Excellent, Dave. Is there anything you’d like to ask me that we haven’t talked about?
I don’t want to pry into your stories. I think that’s…
That’s great, I do, thank you.
You might expect me to do, but that’s not my place to do. I think you’ve served people really well by gathering that stuff together. And it’s the beginning of a conversation, isn’t it?
It’s not everything that can ever be said. But to know that there’s some helpful things put together there will help, I think.

No, thanks for that. And I think that is one of the challenges, isn’t it? Because obviously, in some ways, people would maybe find it helpful if I was to spill my guts and tell my story and talk about what

“I’d experienced and go, oh, yeah, I can recognize that.
But the challenge there is that it’s not always appropriate. And it’s not really fair to my ex-wife as well, you know, because obviously I’d say my side, her side might be very different. And you can sound quite churnish quite quickly if you’re not careful as well, like, oh, well, this is what happened.
That’s what happened. And look at me kind of thing. So whereas I think, you know, obviously the writing about stigma and obviously some of that is affected by my own journey, my own experience.
And I’ve certainly had experiences of feeling some people have been unhelpful or said unhelpful things. Some people who wanted to be helpful and kind ended up saying things that weren’t helpful, but I guess that happens. And I guess as Christians, we need to be gracious there as well.
You know, that if someone with the best will in the world is trying to support you, but they say something that is hurtful and unkind, that certainly happened as well through being sick. So I mean, I had a bit of a double whammy, really. I was sick and then had this experience. And so there’s a lot of pain of that. There’s a lot of sleepless nights of tears that have happened. But, you know, through that, I would say that, you know, God has been faithful and, you know, to a certain extent, I’ve come out of the other side of that, moved on, and I’m now happily remarried. But that’s not everyone’s story, of course, and it’s not necessary, nor should it be. In some situations, people may well feel, you know, once bitten, twice shy kind of thing, and they may not feel ready or able to consider remarriage. But I think people fall into two camps on that one, really. And as you’ve said earlier, we need to be respectful of that, and not just assume that the answer is that someone should definitely get remarried, nor should we assume, you know, that they should stay single, and maybe looking into the reasons for that reason, because both those decisions could be made from a healthy place, or actually they could be made from an unhealthy place of pain. You know, I’ve been let down, I’m not going to be let down again or, you know, or I’m alone now, so I’m going to rush into a relationship that’s wholly inappropriate. And so, and I think, yeah, trying to open up and get friends and find people that you can talk to who’ve been through this experience, but also people who haven’t, because there are people with wise and kindly heads on them, like Dave Bish, my friend, who can talk to you and support you.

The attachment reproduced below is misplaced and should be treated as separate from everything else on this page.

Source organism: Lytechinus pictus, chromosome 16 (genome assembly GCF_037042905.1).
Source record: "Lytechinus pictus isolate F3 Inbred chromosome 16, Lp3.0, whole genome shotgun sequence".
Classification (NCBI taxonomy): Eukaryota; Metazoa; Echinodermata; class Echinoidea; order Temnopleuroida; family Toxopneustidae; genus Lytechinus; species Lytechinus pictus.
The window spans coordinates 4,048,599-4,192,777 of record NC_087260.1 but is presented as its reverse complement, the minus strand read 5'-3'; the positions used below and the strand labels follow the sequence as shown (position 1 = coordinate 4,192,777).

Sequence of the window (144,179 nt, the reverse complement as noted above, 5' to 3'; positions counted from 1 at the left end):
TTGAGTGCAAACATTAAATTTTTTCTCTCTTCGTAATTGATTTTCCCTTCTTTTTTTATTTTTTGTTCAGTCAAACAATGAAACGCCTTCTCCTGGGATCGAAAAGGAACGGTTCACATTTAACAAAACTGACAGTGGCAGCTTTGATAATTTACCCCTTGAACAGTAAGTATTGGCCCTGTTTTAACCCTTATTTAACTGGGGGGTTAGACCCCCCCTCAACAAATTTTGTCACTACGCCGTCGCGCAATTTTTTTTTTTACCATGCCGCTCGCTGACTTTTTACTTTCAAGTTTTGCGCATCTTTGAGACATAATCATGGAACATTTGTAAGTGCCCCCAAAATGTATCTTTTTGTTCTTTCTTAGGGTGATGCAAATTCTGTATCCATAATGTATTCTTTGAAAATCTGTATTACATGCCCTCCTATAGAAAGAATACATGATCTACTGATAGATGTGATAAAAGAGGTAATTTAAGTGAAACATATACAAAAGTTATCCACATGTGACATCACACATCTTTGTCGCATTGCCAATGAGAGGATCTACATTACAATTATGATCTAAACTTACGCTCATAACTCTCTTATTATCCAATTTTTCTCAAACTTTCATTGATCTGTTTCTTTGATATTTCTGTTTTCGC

So don’t feel like you’re on your own and don’t stay on your own. I think that would be my main advice to anyone who’s facing this on a personal level, as I have, that you can’t get through this on your own. You need help and you need support and get it from anywhere you can find it, I would say.